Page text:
The injuries that crept across this entire team can be blamed for that as well as his own injuries, the changes of leadership across the last year, and the entire team's performance, which was also down from last season. Yet with all of that noted, DCL will be remembered by supporters this season for his famous header against Crystal Palace to lead the Toffees to a 3-2 victory against that side. That is the magic that a healthy DCL can provide Everton - or any team for that matter - with, and much of this season was nicked from the player by injuries and poor team showings.
Appearances - 33, Goals - 11, Assists - 5, Yellow Cards - 8, Red Cards - 0, PL xG+xA/90 - .37
Richarlison was much more available than DCL was this season, and the player was timely for Everton in a way that he hasn’t always seemingly been for this team. There was a time last season when Richy didn’t appear comfortable without Calvert-Lewin out there too, and while there is no doubt that his friend brings confidence to the number seven, the Brazilian was massive all throughout the year. The Brazilian led the club in goals scored and deservedly so.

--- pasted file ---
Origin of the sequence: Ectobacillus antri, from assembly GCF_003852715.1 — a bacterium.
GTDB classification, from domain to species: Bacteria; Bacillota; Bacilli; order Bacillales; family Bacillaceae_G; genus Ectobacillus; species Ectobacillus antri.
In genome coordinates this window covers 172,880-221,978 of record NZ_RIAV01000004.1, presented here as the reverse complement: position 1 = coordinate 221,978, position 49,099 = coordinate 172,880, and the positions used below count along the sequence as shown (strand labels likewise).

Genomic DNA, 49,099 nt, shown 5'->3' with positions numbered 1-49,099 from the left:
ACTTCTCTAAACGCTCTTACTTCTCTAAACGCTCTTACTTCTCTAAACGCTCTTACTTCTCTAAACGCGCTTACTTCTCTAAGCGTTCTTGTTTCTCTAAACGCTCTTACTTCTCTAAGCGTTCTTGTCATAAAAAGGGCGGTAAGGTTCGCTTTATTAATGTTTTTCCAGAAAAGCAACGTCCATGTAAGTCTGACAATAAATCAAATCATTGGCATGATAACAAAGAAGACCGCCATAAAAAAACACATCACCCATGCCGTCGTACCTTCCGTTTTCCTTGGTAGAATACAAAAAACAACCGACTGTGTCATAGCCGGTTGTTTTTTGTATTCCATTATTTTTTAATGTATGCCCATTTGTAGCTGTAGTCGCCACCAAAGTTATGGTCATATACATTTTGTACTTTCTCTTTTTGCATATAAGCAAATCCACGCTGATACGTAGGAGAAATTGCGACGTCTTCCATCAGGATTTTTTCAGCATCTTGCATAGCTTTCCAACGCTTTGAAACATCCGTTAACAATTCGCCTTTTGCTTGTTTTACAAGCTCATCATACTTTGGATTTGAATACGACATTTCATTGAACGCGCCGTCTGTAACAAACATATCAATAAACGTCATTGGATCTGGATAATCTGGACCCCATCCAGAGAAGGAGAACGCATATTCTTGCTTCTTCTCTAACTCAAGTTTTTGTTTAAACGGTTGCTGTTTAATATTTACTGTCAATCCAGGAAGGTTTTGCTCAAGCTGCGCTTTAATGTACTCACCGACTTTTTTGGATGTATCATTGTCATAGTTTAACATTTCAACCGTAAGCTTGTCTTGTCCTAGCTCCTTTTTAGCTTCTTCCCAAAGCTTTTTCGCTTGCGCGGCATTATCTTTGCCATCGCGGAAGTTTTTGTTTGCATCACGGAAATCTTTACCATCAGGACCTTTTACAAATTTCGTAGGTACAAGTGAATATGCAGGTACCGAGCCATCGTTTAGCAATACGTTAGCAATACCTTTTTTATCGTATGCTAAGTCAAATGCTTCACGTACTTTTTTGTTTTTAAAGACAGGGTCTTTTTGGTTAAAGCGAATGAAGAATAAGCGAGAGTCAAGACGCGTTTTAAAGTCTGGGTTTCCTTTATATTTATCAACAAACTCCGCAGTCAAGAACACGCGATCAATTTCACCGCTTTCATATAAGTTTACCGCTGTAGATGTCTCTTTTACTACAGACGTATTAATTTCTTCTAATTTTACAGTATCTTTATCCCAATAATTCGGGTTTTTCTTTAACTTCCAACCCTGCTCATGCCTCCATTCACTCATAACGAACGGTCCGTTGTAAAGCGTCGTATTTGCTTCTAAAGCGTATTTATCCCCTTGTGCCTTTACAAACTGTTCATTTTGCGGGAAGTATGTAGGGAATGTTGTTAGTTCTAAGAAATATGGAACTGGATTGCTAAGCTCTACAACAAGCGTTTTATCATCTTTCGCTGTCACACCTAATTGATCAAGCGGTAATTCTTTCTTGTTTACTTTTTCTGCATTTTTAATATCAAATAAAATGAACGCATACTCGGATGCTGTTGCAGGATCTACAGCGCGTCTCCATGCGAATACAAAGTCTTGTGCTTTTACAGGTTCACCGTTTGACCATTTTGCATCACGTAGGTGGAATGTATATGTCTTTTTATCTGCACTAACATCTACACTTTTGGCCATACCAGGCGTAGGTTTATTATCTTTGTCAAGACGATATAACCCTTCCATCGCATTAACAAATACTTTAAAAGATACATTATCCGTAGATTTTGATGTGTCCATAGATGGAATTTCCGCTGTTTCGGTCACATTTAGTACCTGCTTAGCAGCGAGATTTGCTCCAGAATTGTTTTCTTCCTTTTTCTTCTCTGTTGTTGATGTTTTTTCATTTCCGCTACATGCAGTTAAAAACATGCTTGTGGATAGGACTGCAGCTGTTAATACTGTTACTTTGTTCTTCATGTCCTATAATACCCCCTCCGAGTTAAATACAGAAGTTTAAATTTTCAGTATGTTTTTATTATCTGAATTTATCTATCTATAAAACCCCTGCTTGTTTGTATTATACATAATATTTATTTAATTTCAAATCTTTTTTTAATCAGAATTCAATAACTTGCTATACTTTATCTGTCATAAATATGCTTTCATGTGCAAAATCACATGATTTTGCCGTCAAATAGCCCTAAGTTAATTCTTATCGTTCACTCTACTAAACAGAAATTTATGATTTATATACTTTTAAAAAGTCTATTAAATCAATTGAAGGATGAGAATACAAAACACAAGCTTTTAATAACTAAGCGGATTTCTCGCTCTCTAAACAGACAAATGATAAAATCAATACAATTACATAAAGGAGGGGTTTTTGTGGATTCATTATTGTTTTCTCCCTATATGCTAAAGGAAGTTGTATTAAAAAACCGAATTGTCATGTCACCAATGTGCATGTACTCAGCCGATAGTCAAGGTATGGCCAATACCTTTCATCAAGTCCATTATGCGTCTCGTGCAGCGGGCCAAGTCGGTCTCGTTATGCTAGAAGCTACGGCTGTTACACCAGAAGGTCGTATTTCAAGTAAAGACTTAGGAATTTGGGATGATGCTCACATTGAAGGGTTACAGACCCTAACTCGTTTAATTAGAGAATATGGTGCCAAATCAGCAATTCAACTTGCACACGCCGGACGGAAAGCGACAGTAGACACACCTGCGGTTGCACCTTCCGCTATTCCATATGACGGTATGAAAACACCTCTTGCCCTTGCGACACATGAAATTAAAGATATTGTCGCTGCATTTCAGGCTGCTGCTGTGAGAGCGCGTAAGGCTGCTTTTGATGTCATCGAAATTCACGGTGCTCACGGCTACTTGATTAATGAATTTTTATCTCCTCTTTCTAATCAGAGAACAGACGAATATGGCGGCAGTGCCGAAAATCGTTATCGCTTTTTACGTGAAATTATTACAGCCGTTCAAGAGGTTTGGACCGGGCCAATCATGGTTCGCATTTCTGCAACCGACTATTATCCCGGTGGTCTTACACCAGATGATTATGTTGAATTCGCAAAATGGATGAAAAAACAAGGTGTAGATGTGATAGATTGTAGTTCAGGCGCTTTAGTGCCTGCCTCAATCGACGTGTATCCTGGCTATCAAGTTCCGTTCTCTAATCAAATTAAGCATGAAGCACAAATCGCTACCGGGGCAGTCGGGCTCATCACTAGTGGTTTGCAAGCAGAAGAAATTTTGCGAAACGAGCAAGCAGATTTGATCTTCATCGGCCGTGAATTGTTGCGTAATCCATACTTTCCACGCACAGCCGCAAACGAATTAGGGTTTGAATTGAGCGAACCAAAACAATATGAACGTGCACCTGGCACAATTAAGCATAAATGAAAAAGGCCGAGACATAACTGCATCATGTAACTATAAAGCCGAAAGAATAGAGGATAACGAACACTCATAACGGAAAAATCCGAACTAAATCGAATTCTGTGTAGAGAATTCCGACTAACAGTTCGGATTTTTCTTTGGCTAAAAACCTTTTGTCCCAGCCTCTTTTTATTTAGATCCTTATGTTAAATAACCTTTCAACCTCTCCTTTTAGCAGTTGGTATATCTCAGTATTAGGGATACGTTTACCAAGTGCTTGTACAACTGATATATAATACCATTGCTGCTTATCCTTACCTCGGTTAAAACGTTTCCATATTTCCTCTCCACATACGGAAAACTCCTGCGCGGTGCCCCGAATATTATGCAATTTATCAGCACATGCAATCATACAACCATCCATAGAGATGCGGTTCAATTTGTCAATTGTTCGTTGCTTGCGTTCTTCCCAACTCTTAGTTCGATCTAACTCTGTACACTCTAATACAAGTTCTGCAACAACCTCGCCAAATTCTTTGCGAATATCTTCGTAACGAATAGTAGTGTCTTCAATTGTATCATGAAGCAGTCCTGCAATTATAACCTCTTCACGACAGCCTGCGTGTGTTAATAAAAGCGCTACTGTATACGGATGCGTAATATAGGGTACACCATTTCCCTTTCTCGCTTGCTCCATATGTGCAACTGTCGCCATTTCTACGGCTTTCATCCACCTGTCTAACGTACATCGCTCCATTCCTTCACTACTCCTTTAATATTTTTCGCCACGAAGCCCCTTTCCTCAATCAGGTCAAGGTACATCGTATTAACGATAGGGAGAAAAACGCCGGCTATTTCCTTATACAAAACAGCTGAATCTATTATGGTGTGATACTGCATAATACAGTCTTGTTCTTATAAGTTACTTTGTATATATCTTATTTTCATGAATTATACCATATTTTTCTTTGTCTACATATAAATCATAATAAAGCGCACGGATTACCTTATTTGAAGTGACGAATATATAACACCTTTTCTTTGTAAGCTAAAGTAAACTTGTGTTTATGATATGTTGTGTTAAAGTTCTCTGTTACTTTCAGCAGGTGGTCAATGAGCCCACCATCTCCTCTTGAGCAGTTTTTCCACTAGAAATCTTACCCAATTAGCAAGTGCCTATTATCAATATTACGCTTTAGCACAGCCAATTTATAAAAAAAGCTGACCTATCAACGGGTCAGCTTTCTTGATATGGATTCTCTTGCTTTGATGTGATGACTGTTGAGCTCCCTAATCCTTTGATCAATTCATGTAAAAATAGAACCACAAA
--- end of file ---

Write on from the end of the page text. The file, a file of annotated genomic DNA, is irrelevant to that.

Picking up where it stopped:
His bicycle kick goal against Norwich in January, his solo goal against Chelsea to secure the massive, shock victory that kickstarted the fight for survival, the deflected shot that bounced in against Crystal Palace to level the match late in the second half; these were all testaments to his hard work and dedication to his craft and this club. He, like DCL, has many suitors this summer, and they will be looking at these clutch moments and goals - as well as tape from Everton’s much better prior season - as they appraise whether to sign either or both players this summer.
Richarlison gave so much this season, and had the team had a better year, his stats might have been more impressive than they ultimately are. They are, however, not entirely too far off from where they’ve been over the last two seasons; some stability at the boss position would help him, as would greater creativity in the build-up play. With that said, Richy is another massive reason why Everton are still in the Premier League, and he was unflappable in the toughest moments across the entire season.
Appearances - 23, Goals - 3, Assists - 1, Yellow Cards - 2, Red Cards - 1, PL xG+xA/90 - .33